Making Disciples is the partnership of “evangelism” AND “discipleship”.
The Apostle Paul writes to the Corinthians to tackle some issues that are causing disunity in the Church.  Wrong theology is giving way to ungodly behaviours and so he writes to correct their theology and correct their behaviour.   In tackling disunity he uses the imagery of the human anatomy (see 1 Cor 12):  a body, with various parts, with different functions, all working together.  The absence of body parts can have debilitating effects on the body.  The presence of all the parts but not functioning properly in relation to one another, is equally debilitating.  Right functioning requires all of the parts doing their job properly in relation to the other parts.

When it comes to making disciples, evangelism nor teaching is better than the other.  If there is no conversion, there is no believer for us to teach.  If we have no ongoing teaching, then people are led to the point of faith but are swallowed back into the world because they don’t know how to live as Christ commanded.  In fact, the two terms, functioning properly, should be cyclical.  Evangelism leads us to teaching people to obey, and teaching people to obey leads to them evangelising.

Leading people to faith moves us into showing them to obey; teaching people to obey moves us to show them how to lead others to faith.


Good at one does not mean exempt from the other.
The tendency we all have is to stick with what we’re good at.  Those who are gifted in “evangelism”—bringing people from non-faith to faith—want to be out in the world reaching those who are apart from Jesus.  They look at people in the church doing the teaching/maturing ministry and get frustrated that they are not out “making (new) disciples.”  Those who are gifted for the work of “discipleship” (again, wrong use of the term)—teaching and maturing those who believe—want to stay in the church teaching and training, and get frustrated at those who like to function outwith the church programs which are “making (mature) disciples”.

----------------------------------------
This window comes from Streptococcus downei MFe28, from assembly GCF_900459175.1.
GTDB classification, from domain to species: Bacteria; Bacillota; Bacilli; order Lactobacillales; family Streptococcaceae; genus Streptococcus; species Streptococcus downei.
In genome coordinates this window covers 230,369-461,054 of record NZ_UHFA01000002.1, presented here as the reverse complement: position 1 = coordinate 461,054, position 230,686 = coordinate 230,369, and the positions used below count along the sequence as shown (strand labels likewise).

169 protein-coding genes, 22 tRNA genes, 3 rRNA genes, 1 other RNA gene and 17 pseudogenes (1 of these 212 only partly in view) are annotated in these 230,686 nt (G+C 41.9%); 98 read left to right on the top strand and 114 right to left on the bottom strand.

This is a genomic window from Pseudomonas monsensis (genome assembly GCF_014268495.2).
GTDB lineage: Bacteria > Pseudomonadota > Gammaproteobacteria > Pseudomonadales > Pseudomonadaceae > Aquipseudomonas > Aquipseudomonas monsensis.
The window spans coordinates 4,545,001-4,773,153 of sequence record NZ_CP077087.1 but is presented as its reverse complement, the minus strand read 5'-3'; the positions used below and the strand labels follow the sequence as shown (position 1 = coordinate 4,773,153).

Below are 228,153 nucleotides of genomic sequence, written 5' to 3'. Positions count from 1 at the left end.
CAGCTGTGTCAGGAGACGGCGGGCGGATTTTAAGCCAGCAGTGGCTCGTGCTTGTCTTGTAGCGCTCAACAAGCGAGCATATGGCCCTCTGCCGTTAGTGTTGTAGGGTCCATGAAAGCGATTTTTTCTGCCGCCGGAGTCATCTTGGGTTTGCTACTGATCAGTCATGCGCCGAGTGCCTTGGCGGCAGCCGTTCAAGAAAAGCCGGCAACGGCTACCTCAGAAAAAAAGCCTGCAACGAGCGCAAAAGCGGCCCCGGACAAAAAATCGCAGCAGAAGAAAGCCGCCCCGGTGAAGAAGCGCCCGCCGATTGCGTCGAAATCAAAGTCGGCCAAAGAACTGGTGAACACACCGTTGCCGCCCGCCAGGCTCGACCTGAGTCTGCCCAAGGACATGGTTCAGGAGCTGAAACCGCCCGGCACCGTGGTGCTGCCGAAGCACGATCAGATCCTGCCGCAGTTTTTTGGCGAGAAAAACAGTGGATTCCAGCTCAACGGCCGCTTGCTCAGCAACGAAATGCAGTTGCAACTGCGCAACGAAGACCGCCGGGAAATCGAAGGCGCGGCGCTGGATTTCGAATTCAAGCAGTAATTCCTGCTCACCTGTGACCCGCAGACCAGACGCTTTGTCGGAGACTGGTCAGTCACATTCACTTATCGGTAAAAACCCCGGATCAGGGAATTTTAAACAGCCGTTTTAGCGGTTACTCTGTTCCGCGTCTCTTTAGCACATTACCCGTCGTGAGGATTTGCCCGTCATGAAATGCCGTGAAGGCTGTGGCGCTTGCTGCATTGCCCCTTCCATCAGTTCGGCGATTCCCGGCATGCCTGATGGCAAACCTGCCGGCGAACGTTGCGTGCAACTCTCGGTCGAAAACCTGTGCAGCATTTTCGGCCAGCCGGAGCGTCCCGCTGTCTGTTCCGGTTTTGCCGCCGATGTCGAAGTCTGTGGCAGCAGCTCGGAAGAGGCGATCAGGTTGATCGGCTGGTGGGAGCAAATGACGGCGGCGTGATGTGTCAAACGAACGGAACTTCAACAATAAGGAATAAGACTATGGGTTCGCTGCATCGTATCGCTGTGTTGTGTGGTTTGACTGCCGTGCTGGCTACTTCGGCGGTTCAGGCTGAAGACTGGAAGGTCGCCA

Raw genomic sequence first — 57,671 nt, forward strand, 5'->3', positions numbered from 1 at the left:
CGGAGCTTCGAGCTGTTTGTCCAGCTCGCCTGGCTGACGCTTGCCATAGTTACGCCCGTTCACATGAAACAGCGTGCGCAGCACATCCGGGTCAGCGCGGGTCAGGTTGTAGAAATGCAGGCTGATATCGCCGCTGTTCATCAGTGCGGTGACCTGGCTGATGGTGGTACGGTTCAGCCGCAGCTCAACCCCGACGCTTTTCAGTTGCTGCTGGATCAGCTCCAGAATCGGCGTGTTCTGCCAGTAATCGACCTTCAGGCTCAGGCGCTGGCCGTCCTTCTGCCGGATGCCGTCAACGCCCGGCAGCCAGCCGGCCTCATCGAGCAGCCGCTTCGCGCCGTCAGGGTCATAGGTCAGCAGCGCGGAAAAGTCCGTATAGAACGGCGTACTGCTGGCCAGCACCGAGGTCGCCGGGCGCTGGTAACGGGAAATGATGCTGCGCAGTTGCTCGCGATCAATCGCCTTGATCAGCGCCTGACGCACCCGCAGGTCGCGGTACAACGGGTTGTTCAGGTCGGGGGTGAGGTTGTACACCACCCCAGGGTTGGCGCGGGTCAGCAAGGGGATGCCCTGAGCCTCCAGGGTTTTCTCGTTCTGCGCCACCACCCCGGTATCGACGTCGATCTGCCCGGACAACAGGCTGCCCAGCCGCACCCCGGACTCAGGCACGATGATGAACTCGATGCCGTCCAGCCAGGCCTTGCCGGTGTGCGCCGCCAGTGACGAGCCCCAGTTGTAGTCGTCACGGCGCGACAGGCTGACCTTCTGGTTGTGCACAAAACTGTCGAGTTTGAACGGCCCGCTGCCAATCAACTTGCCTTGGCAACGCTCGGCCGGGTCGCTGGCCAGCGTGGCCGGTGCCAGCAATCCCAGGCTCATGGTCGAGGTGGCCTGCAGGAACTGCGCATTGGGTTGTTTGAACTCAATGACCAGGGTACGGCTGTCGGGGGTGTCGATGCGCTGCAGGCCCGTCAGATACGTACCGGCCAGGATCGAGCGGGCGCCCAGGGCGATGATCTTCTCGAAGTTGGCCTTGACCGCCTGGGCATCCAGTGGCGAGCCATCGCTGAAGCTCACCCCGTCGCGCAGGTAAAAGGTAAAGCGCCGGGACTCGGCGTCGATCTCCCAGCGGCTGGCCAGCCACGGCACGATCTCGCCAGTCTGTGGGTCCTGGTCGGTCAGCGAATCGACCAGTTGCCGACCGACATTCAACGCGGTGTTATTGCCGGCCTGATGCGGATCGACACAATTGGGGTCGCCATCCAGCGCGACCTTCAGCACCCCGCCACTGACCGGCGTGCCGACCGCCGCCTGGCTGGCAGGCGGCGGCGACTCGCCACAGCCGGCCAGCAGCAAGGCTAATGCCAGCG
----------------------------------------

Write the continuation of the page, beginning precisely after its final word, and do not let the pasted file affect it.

Sticking with what we’re good at is not in itself a bad thing, but more often than not we use it as an excuse to avoid what we’re not so good at.

Being better/effective at evangelism is not a get-out-of-jail-free-card for taking the time to mature the new believer.  In fact, being effective at evangelism puts a requirement on your life to be involved in teaching… helping people in your church to be more effective at evangelism!   Conversely, being effective at the ministry of maturing does not mean you can opt-out of evangelism.  Maturing-ministries tend to keep you cooped up in the church and out of touch with the world around you, which in turn can make us even less effective at evangelism.  We need to be living what we teach.  And unless you plan to avoid teaching people about the need to share about Jesus, this requires us doing our best to share the gospel too!

God is the One who works through us.
I am not trying to say that we have to become masters of every aspect of the Christian Journey.  God has established the Church so that we are dependent on one another and so that no person can get all the glory.  Paul wrote, “I planted, Apollos watered, but God was causing the growth.” (1 Cor 3:6-7)

We are the tools that God uses, but God is the One who does the work!  Praise God!! That means you don’t have to worry about what you’re good at or bad at in the faith journey… God can produce fruit as you operate in your weak areas as easily as he can bear fruit when you operate in your strengths.  The God who moved through Billy Graham leading thousands to Christ is the same God who will lead your neighbour to Him as you boldly share your faith.  God, who moved in Paul as He penned a considerable chunk of the New Testament is the same God who moves as you attempt to teach people to walk in obedience to Him.